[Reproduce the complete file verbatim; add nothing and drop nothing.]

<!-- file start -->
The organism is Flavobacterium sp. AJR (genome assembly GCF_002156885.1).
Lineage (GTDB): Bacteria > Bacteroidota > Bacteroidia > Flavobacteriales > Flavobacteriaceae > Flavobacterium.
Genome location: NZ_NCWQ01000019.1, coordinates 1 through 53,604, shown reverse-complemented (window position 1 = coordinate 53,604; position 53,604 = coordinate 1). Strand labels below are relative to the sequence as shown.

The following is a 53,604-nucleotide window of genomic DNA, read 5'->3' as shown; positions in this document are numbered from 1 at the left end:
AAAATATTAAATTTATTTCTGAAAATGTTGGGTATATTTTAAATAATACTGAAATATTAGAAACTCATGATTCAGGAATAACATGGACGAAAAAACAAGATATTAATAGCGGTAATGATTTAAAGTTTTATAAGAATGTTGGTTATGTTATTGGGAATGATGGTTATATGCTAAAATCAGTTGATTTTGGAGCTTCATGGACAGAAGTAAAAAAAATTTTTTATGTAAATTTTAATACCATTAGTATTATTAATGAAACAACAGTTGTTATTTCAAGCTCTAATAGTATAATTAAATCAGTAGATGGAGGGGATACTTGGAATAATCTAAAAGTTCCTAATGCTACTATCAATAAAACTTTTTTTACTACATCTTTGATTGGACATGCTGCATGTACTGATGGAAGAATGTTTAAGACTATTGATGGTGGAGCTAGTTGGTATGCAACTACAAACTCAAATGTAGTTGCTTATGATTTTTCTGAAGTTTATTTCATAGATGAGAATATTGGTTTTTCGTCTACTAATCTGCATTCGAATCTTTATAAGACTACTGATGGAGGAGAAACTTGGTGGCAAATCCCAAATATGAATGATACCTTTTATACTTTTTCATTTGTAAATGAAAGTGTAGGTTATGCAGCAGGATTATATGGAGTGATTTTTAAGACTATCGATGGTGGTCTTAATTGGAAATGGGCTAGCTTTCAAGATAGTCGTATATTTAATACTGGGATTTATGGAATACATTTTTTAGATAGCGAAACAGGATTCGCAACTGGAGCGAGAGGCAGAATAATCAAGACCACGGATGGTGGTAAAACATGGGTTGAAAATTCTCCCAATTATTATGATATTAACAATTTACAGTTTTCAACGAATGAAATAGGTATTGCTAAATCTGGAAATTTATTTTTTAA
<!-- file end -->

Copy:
The organism is Flavobacterium sp. AJR (genome assembly GCF_002156885.1).
Lineage (GTDB): Bacteria > Bacteroidota > Bacteroidia > Flavobacteriales > Flavobacteriaceae > Flavobacterium.
Genome location: NZ_NCWQ01000019.1, coordinates 1 through 53,604, shown reverse-complemented (window position 1 = coordinate 53,604; position 53,604 = coordinate 1). Strand labels below are relative to the sequence as shown.

The following is a 53,604-nucleotide window of genomic DNA, read 5'->3' as shown; positions in this document are numbered from 1 at the left end:
AAAATATTAAATTTATTTCTGAAAATGTTGGGTATATTTTAAATAATACTGAAATATTAGAAACTCATGATTCAGGAATAACATGGACGAAAAAACAAGATATTAATAGCGGTAATGATTTAAAGTTTTATAAGAATGTTGGTTATGTTATTGGGAATGATGGTTATATGCTAAAATCAGTTGATTTTGGAGCTTCATGGACAGAAGTAAAAAAAATTTTTTATGTAAATTTTAATACCATTAGTATTATTAATGAAACAACAGTTGTTATTTCAAGCTCTAATAGTATAATTAAATCAGTAGATGGAGGGGATACTTGGAATAATCTAAAAGTTCCTAATGCTACTATCAATAAAACTTTTTTTACTACATCTTTGATTGGACATGCTGCATGTACTGATGGAAGAATGTTTAAGACTATTGATGGTGGAGCTAGTTGGTATGCAACTACAAACTCAAATGTAGTTGCTTATGATTTTTCTGAAGTTTATTTCATAGATGAGAATATTGGTTTTTCGTCTACTAATCTGCATTCGAATCTTTATAAGACTACTGATGGAGGAGAAACTTGGTGGCAAATCCCAAATATGAATGATACCTTTTATACTTTTTCATTTGTAAATGAAAGTGTAGGTTATGCAGCAGGATTATATGGAGTGATTTTTAAGACTATCGATGGTGGTCTTAATTGGAAATGGGCTAGCTTTCAAGATAGTCGTATATTTAATACTGGGATTTATGGAATACATTTTTTAGATAGCGAAACAGGATTCGCAACTGGAGCGAGAGGCAGAATAATCAAGACCACGGATGGTGGTAAAACATGGGTTGAAAATTCTCCCAATTATTATGATATTAACAATTTACAGTTTTCAACGAATGAAATAGGTATTGCTAAATCTGGAAATTTATTTTTTAA